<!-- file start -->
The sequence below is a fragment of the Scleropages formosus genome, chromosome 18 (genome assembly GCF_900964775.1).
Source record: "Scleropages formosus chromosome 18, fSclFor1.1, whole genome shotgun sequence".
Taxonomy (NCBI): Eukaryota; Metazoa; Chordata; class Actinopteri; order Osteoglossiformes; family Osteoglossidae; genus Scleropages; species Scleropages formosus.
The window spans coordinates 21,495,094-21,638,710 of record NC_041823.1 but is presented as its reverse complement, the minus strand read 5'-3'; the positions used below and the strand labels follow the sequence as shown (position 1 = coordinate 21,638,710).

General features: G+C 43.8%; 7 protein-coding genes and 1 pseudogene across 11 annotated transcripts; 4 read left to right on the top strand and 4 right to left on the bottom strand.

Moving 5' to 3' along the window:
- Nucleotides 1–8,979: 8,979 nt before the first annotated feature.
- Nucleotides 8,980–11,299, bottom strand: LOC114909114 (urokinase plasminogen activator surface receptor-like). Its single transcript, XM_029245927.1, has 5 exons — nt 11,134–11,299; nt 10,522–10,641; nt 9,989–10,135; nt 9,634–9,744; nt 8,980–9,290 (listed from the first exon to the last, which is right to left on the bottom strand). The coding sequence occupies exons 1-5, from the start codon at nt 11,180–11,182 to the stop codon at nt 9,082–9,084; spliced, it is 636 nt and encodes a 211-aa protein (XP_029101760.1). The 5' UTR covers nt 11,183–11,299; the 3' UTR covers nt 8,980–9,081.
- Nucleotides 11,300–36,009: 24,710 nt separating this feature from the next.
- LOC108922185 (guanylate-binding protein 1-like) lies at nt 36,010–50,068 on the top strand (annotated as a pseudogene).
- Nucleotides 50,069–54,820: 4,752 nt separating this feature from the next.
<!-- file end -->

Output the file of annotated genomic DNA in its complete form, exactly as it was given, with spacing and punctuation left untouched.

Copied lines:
The sequence below is a fragment of the Scleropages formosus genome, chromosome 18 (genome assembly GCF_900964775.1).
Source record: "Scleropages formosus chromosome 18, fSclFor1.1, whole genome shotgun sequence".
Taxonomy (NCBI): Eukaryota; Metazoa; Chordata; class Actinopteri; order Osteoglossiformes; family Osteoglossidae; genus Scleropages; species Scleropages formosus.
The window spans coordinates 21,495,094-21,638,710 of record NC_041823.1 but is presented as its reverse complement, the minus strand read 5'-3'; the positions used below and the strand labels follow the sequence as shown (position 1 = coordinate 21,638,710).

General features: G+C 43.8%; 7 protein-coding genes and 1 pseudogene across 11 annotated transcripts; 4 read left to right on the top strand and 4 right to left on the bottom strand.

Moving 5' to 3' along the window:
- Nucleotides 1–8,979: 8,979 nt before the first annotated feature.
- Nucleotides 8,980–11,299, bottom strand: LOC114909114 (urokinase plasminogen activator surface receptor-like). Its single transcript, XM_029245927.1, has 5 exons — nt 11,134–11,299; nt 10,522–10,641; nt 9,989–10,135; nt 9,634–9,744; nt 8,980–9,290 (listed from the first exon to the last, which is right to left on the bottom strand). The coding sequence occupies exons 1-5, from the start codon at nt 11,180–11,182 to the stop codon at nt 9,082–9,084; spliced, it is 636 nt and encodes a 211-aa protein (XP_029101760.1). The 5' UTR covers nt 11,183–11,299; the 3' UTR covers nt 8,980–9,081.
- Nucleotides 11,300–36,009: 24,710 nt separating this feature from the next.
- LOC108922185 (guanylate-binding protein 1-like) lies at nt 36,010–50,068 on the top strand (annotated as a pseudogene).
- Nucleotides 50,069–54,820: 4,752 nt separating this feature from the next.